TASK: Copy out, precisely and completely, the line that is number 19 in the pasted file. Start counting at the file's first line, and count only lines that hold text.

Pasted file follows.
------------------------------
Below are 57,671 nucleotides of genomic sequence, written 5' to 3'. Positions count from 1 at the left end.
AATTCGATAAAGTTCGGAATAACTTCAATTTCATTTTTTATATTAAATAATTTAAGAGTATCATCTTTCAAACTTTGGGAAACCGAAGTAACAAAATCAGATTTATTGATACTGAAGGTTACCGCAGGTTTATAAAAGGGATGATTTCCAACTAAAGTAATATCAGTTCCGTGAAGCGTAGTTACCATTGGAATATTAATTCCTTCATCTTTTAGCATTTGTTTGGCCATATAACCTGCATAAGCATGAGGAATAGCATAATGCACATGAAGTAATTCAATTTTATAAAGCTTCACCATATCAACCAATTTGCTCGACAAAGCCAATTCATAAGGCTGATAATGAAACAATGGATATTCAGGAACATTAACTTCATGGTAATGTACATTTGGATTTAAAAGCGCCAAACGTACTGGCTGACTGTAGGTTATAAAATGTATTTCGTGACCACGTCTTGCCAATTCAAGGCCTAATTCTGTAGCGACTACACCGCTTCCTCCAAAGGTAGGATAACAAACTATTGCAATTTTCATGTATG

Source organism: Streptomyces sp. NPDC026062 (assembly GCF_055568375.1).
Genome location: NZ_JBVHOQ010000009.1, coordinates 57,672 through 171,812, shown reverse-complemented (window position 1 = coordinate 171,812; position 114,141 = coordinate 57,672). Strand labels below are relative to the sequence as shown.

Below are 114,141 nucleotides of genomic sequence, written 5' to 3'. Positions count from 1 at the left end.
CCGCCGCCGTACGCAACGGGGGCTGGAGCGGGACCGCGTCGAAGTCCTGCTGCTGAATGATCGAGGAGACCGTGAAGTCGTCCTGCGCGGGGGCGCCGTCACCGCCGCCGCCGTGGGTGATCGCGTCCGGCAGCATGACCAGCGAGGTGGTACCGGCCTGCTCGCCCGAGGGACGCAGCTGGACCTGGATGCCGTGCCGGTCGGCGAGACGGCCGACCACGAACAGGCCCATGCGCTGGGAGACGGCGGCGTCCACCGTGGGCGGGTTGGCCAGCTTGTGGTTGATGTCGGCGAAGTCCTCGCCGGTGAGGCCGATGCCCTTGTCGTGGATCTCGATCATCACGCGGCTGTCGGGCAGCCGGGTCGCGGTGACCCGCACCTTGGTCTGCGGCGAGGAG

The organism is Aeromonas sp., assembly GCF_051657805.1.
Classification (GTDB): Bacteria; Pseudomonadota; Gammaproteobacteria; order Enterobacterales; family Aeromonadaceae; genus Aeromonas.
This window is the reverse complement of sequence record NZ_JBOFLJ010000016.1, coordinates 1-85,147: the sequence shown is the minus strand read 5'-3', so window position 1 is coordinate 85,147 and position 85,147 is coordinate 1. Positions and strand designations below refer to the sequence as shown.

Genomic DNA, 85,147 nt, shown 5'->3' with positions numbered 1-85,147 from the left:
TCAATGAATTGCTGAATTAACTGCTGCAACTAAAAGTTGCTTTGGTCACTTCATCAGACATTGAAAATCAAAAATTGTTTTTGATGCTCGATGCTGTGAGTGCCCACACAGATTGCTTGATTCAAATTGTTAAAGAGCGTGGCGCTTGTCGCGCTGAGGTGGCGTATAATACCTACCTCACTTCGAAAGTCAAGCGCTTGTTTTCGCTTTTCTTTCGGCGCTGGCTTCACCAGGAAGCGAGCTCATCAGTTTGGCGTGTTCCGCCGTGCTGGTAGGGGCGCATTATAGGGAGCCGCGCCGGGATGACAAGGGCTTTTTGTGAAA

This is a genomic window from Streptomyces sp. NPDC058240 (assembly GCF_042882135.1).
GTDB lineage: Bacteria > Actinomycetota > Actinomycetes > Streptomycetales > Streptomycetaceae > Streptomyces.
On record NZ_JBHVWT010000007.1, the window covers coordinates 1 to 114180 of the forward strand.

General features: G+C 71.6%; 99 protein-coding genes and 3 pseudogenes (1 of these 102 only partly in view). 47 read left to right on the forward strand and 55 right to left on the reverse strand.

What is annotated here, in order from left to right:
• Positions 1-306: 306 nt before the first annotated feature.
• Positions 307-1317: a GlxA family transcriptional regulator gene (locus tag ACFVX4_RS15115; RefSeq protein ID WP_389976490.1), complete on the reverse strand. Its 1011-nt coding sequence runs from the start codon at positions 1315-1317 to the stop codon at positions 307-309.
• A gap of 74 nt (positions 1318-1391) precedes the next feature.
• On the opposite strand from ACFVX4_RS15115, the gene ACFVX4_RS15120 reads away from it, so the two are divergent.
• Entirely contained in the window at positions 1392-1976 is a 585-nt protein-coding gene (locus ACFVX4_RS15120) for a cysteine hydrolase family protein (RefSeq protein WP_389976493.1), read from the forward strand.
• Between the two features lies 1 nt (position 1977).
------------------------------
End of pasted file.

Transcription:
• A gap of 74 nt (positions 1318-1391) precedes the next feature.